Near the door to my home sits a hurricane vase atop a marble and metal stand, filled with pine cones, each deeply attached to memories.
We once spent two late-summer days on a sandy beach adjacent to an Idaho City mountain creek, burying each other in sand, roasting hot dogs and marshmallows, playing pitch and hit with huge pine cones and suitable-sized sticks. The fresh, evergreen-scented air and kids’ high-octave laughter permeated everything.
Just as we were leaving camp, my ever-observant seven-year-old, Jared, saw me slip one of the cones into my jacket pocket. I told him it was to remember.
Since that creek-side camp adventure, Jared’s presented me with single pine cones, and I see him doing that again and again in my mind’s eye, as a towheaded child under four feet tall, as a dark blond, muscular boy of my own height, and as a giant, nineteen-year-old, deep-voiced man.
“Here you are, O Wonderful Mother,” he’d say in his teasing, overly-formal tone, bowing slightly and dramatically extending the souvenir as an offering.
Few things melt my heart faster than stopping on my way in or out of the house to consider the vase.
I have cones from hikes, from trail riding on the ATVs, from summer boys’ camps. Whenever I look at them, I see each instance, woven in like a fast-forward movie. If I want to examine each bit of nostalgia, I’ll empty the vase onto the dining room table, handling and sometimes smelling each one, hoping for a scent that instantly takes me back to that mountain, that campsite, that river. There’s even a teeny, tiny, odd-looking one from Laie, Hawaii, randomly picked up long before any official collection got started. If I think about it, I guess I’ve been collecting them for a long time, and Jared took over where I left off.
That this would become our inadvertent family tradition is mysteriously fitting: Conifer pines are one of the oldest species of trees on the earth, existent before even the flower’s debut. Conversely, the pine cone is a symbol for eternal life. It’s also representative of the Pineal gland (named after the pinecone because of its shape), which controls our sleep/ wake function, perception of light, and gives us as humans a knowing we wouldn’t have otherwise, that sixth sense.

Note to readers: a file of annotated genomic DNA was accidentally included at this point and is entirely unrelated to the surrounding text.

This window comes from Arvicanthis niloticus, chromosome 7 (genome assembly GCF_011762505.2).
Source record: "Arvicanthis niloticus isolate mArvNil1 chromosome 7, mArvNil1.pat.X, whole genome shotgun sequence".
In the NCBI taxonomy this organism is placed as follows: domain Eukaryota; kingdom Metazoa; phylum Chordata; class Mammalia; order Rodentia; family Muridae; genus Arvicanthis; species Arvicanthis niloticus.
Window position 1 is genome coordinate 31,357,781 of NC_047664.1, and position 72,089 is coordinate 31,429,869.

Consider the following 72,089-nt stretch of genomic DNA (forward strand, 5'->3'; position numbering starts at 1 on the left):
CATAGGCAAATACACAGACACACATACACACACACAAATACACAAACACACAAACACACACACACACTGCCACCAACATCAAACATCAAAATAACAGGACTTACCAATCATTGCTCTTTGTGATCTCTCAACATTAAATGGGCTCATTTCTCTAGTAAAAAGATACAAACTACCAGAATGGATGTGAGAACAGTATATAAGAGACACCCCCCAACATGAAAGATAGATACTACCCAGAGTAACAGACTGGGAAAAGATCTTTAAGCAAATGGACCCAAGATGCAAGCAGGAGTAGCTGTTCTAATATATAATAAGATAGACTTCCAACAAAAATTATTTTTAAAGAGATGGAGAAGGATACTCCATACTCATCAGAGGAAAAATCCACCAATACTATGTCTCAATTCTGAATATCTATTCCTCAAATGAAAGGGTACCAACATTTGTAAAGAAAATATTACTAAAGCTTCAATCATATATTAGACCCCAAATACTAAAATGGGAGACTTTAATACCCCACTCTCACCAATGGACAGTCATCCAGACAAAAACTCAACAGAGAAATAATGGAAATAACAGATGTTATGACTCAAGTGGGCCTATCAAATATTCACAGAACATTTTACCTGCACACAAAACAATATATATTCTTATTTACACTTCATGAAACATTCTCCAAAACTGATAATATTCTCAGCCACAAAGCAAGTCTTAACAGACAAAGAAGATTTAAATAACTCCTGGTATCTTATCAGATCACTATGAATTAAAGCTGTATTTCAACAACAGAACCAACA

My children are everything to me; I feel I’ve known them long before this time around. When the oldest flip-flopped in-utero, when his brother rhythmically, systematically kicked, or his sister stretched in a sporadic display of wanting nothing but freedom, that was familiar.
I’ve never been so alive, so awake, as when I put down my work (the keyboard, the dishes, the paintbrush) and abandoned myself to playing with those kids. That didn’t happen nearly as often as it could have, but when it did, everything in my soul perked up. My perception of light was wide open, right in front of me, in the forms of my three “chapters”: one doing acrobatics, the other constructing something, and the third just trying to find a way to make it all pretty.
They’re across the state, across the country, and across the world now, but one of these days I hope to get at least one or two more pine cones. These simple tokens of mother- and child-hood are what I’d first rescue from threat of fire or flood.
Exactly why they’re placed by the door.